Blood on the Tongue
by Stephen Booth
Published by HarperCollins UK
424 pages, 2002
Buy it online
Talk about coming a long way in a short time: Stephen Booth's first novel, Black Dog, reached bookstores only two years ago, and he's already racked up a Barry Award win, a Macallan Gold Dagger nomination from Britain's Crime Writers' Association and enough approbatory buzz on both sides of the Atlantic to ensure that he won't be able to enjoy any extended holidays away from his computer for years to come. The publication of Black Dog caused renowned novelist Reginald Hill (Arms and the Women) to declare, "A dark star may be born." And how fitting a remark that was, considering the tense and moody atmospherics for which Booth's police procedurals -- the third of which, Blood on the Tongue, was released this spring in the UK -- have become known.
A short, slight man with a capacious beard-wrapped grin, Booth was born in Burnley, a Pennine mill town in northwestern England's Lancashire area, and brought up in the coastal resort of Blackpool. Now 49 years old, he lives with his wife, Lesley, in Nottinghamshire. Booth spent a quarter of a century in journalism, both as a reporter and editor, before penning Black Dog. But the success of that psychological thriller and its first sequel, Dancing with the Virgins (2001), convinced him to plunge head-and-tail into full-time crime writing.
Blood on the Tongue proves the sagacity of that career change. Like its predecessors, this absorbing new work follows an odd police couple -- the congenitally empathetic Detective Constable Ben Cooper and Detective Sergeant Diane Fry, his attractive yet designedly severe superior -- based in the East Midlands town of Edendale. With winter closing hard over their scenic region, and with many officers of "E" Division out of commission as a result, Cooper, Fry and their curious colleagues are especially taxed in trying to solve a medley of knotty puzzles: the freezing deaths of a man found on a roadside and an abused woman curled up on nearby Irontongue Hill, as well as the very cold case of a Royal Air Force (RAF) bomber that crashed into Irontongue back in 1945, killing everyone on board except for the pilot, who reportedly walked away from the wreckage ... and was never heard from again. Cooper finds himself drawn to the World War II tragedy, in large part because of Alison Morrisey, a beguiling young Canadian and the granddaughter of that missing pilot, who's come to Derbyshire determined to clear her ancestor's name. Fry is frustrated in her efforts to concentrate Cooper's attention on the modern crimes; but as it becomes evident that these various mysteries are linked, she and Cooper both search for proof that deceptions from the past have led to death in the present. Intricately plotted and teeming with singular, fully formed secondary players, Blood on the Tongue is arguably Booth's most ambitious and mature work to date -- a novel that compares favorably with those of his fellow Brits Ian Rankin and Val McDermid.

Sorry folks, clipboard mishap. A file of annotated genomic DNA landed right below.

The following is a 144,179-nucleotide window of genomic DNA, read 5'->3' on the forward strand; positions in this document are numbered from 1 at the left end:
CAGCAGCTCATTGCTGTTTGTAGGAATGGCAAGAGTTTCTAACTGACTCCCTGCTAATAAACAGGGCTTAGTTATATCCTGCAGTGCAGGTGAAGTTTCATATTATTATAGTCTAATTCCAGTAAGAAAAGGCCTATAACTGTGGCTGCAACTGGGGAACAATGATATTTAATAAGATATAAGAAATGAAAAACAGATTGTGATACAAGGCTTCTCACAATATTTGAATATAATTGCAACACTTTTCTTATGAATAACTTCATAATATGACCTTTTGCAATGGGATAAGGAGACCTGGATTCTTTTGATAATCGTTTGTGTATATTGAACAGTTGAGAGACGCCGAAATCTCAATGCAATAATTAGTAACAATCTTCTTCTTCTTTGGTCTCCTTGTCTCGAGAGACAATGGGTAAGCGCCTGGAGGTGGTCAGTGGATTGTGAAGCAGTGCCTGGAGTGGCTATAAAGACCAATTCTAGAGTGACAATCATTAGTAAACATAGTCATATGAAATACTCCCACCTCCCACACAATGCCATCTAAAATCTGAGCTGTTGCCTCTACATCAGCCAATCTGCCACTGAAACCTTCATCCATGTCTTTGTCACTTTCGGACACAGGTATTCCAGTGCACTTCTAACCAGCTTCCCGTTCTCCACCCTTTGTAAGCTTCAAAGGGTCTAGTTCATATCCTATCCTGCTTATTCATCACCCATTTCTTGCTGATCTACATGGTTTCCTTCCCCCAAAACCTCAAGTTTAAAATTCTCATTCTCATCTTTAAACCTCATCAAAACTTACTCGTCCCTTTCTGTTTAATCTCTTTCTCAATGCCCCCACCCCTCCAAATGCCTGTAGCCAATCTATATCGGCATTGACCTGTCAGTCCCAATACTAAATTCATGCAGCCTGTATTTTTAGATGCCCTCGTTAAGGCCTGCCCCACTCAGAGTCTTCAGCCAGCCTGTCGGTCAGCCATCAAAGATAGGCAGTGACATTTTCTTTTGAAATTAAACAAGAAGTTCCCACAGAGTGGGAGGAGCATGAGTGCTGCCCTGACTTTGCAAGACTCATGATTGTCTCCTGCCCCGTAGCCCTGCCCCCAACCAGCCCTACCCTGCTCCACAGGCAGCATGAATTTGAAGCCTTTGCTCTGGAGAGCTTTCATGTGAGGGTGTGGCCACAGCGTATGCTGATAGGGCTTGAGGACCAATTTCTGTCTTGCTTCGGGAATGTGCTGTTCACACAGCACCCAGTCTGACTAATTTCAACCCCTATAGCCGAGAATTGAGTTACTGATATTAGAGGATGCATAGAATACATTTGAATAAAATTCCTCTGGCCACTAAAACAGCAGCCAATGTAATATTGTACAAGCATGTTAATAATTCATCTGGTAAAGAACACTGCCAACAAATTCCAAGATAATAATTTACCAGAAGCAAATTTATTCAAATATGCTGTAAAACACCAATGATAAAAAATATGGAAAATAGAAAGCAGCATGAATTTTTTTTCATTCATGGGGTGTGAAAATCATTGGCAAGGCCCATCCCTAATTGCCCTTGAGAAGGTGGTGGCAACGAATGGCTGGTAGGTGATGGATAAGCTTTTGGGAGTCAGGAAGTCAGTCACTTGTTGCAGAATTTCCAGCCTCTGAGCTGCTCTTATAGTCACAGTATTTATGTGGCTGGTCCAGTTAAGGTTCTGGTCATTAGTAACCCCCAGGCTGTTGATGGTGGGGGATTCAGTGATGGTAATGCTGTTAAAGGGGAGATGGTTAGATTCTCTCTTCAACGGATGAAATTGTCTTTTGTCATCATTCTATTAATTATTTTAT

Although he's busy concocting his still-untitled fourth police procedural, Booth took time out recently to discuss with me his development as an author, the role and limits of "justice" in crime fiction, the attractions of England's Peak District, and yes, his longtime passion for goat-breeding.
J. Kingston Pierce: Is it true that the only career you ever considered in life was that of a writer? At what point did you recognize that writing was what you had to do?
Do you still have that novel you wrote as a boy?
I don't think I still have it, though there's a lot of early stuff in a filing cabinet. In fact, if I really thought I still had it, I'd be less inclined to mention it, in case somebody insisted on seeing it!
Can you at least remember what the book was about?
This novel was from my early science-fiction days, so of course it was about astronauts landing on a planet somewhere and meeting aliens. As I recall, the aliens were neither wholly benevolent nor entirely hostile to humans, but were divided among themselves. I suppose that was quite a progressive idea for a 12-year-old boy in the 1960s, when so much material was based on the concept of some kind of lurking "evil empire" that had to be fought and defeated.
Back when you were a young journalist, did you ever consider that you might one day make a good living writing fiction?